The large majority of them have been responsible to protect their older relatives and followed the rules giving up most of their wish for entertainment, travel and social interactions. For them the most dramatic effect of COVID has resulted in a certain lack of control of their life just at the time when they need to improve self-confidence, see positive perspectives and setup a good start in their professional future.


Parents couldn’t avoid the impact of COVID either: their own wellbeing and mental health have been squeezed as no previous crisis could do. In particular those with low incomes or poor background have seen a sharp rise of fears, anxiety, emotional stress. Some parents were reported feeling guilty for not having provided a better social position to their children.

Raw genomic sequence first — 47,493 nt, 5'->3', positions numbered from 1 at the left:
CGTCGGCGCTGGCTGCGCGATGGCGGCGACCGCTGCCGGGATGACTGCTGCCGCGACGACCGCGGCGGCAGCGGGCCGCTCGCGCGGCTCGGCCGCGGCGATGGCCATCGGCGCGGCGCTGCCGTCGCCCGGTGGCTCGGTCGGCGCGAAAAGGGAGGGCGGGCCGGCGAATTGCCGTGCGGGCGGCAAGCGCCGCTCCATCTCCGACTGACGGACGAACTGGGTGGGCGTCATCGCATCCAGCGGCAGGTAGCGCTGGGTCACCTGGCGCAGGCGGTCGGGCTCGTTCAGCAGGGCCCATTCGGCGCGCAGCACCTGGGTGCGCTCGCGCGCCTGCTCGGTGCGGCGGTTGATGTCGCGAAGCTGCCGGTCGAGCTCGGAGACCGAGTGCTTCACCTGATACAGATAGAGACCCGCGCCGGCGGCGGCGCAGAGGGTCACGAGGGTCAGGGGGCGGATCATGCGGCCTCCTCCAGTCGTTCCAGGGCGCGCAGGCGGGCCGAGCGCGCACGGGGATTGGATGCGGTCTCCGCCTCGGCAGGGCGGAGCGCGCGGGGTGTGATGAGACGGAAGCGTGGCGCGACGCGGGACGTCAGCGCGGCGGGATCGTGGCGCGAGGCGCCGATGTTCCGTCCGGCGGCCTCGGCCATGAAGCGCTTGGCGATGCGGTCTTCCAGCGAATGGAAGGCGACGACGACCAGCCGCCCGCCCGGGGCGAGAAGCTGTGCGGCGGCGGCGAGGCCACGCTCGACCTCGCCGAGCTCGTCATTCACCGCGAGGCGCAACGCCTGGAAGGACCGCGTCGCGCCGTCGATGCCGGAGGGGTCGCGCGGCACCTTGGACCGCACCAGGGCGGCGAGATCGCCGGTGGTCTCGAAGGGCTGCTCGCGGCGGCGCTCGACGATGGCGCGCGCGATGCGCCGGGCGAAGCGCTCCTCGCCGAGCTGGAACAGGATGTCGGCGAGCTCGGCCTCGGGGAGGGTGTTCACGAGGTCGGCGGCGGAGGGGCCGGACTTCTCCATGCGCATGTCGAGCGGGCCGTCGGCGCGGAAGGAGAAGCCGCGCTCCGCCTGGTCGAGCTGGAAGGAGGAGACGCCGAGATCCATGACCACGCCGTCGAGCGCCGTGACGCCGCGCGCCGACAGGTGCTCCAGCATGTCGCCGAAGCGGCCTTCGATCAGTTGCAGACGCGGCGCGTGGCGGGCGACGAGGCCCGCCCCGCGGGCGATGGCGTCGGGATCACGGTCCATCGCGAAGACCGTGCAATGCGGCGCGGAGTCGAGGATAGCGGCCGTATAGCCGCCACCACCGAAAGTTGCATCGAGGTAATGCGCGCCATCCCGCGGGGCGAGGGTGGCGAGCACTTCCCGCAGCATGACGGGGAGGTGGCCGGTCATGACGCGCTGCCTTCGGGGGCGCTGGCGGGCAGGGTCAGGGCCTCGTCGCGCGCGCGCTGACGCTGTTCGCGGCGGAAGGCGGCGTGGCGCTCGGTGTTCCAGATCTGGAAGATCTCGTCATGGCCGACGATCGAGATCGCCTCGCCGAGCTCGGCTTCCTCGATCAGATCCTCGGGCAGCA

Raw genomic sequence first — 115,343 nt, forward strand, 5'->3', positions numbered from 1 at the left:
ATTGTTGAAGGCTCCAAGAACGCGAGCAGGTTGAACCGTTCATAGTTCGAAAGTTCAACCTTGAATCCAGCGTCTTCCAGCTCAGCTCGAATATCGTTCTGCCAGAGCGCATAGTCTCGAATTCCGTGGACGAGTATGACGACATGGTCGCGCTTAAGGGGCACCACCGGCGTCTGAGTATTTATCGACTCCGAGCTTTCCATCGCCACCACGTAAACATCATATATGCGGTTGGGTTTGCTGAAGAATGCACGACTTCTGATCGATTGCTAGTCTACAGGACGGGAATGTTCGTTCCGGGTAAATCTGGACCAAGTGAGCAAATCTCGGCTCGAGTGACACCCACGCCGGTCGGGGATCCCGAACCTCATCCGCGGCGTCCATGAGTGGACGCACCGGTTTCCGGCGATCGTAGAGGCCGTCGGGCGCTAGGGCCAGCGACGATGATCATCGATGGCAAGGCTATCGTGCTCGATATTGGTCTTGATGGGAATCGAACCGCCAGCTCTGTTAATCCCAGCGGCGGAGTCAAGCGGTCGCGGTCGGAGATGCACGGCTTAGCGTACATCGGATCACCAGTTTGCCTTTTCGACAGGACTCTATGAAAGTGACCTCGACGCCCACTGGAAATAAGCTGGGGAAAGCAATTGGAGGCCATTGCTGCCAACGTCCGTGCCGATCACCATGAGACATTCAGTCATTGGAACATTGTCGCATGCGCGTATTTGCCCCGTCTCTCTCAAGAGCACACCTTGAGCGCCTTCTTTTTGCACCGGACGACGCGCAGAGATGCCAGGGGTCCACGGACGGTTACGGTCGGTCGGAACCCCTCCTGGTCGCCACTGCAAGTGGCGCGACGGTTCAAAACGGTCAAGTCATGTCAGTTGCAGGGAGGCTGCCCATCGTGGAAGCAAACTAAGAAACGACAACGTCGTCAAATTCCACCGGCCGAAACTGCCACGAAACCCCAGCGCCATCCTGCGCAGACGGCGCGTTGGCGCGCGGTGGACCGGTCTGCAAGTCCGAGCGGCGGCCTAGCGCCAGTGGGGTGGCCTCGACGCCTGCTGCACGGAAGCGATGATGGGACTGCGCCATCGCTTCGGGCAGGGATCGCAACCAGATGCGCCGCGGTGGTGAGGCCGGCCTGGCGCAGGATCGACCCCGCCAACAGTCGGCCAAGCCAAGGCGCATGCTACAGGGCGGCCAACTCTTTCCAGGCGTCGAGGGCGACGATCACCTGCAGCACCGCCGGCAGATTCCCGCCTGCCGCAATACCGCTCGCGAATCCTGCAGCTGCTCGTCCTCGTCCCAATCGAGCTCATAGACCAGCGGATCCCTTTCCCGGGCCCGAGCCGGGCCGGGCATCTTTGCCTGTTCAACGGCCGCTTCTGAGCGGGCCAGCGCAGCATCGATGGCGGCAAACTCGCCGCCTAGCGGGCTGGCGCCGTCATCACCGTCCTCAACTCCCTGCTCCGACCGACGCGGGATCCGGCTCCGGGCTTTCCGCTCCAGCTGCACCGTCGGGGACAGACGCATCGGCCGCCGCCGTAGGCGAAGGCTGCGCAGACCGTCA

A serious threat like COVID doesn’t deliver anything positive on itself, but such a challenge might offer opportunities to direct our own development to good ends.

Especially in the first period of this pandemic we saw people engaging themselves in in-house activities (or even online), starting to explore a healthy diet, getting interested with climate changes, people who set up new businesses and became more “social” in real life, for instance by becoming more aware of their… neighbours!

Parents have been closer to their children and spent more time with them revitalising a certain warmth of “family life” which young children surely love. Children showed their imaginative, creative nature when given opportunities, space and time.